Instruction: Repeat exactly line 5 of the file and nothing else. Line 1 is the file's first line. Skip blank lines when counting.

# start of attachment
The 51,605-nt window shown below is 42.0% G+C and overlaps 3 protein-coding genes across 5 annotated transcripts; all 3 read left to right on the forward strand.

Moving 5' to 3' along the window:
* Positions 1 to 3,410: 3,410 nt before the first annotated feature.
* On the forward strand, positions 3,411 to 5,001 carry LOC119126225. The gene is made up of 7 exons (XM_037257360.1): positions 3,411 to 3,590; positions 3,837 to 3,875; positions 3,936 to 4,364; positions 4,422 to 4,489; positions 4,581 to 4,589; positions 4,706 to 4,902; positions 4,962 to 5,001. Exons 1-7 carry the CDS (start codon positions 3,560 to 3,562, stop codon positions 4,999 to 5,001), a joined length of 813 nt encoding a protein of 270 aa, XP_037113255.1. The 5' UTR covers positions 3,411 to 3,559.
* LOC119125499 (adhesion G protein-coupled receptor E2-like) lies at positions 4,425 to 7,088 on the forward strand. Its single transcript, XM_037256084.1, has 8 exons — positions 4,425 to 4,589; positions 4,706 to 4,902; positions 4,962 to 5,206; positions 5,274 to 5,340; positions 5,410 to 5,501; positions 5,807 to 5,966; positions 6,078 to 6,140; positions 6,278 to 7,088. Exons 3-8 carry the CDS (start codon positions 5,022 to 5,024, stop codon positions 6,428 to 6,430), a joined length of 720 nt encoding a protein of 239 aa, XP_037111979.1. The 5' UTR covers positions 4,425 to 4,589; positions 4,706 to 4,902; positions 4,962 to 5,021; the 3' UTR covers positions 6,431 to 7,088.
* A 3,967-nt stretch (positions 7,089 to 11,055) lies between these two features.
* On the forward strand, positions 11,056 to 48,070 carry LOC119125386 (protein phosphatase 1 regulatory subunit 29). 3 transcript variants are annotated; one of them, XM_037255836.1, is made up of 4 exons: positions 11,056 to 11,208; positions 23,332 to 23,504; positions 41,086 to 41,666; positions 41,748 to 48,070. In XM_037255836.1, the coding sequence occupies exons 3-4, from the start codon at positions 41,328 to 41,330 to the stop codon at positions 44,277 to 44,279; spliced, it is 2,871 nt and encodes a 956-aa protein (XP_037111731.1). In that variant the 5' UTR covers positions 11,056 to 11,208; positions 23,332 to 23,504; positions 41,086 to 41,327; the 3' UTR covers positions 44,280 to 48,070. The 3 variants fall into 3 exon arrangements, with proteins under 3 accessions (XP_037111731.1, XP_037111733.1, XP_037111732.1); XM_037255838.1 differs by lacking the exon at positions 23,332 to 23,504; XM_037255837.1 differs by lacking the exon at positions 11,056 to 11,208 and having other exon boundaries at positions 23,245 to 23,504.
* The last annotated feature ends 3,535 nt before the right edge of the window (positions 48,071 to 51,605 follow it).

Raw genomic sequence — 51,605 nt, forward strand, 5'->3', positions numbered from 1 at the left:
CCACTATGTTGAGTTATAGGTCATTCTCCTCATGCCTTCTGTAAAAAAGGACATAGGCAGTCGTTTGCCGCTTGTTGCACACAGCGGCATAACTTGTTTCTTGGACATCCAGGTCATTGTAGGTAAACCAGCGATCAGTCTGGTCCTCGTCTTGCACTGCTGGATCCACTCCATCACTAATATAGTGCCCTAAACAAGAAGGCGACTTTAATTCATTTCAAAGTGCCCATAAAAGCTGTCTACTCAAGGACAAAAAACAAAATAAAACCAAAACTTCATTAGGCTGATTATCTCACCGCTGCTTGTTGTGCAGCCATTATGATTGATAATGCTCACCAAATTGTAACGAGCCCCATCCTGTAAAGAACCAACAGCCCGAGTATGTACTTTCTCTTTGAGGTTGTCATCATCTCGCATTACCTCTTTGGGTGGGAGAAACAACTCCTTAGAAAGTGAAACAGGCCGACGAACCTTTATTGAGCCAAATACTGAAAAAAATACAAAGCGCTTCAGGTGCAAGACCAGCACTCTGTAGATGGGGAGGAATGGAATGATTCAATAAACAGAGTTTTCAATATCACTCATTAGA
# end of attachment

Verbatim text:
* LOC119125499 (adhesion G protein-coupled receptor E2-like) lies at positions 4,425 to 7,088 on the forward strand. Its single transcript, XM_037256084.1, has 8 exons — positions 4,425 to 4,589; positions 4,706 to 4,902; positions 4,962 to 5,206; positions 5,274 to 5,340; positions 5,410 to 5,501; positions 5,807 to 5,966; positions 6,078 to 6,140; positions 6,278 to 7,088. Exons 3-8 carry the CDS (start codon positions 5,022 to 5,024, stop codon positions 6,428 to 6,430), a joined length of 720 nt encoding a protein of 239 aa, XP_037111979.1. The 5' UTR covers positions 4,425 to 4,589; positions 4,706 to 4,902; positions 4,962 to 5,021; the 3' UTR covers positions 6,431 to 7,088.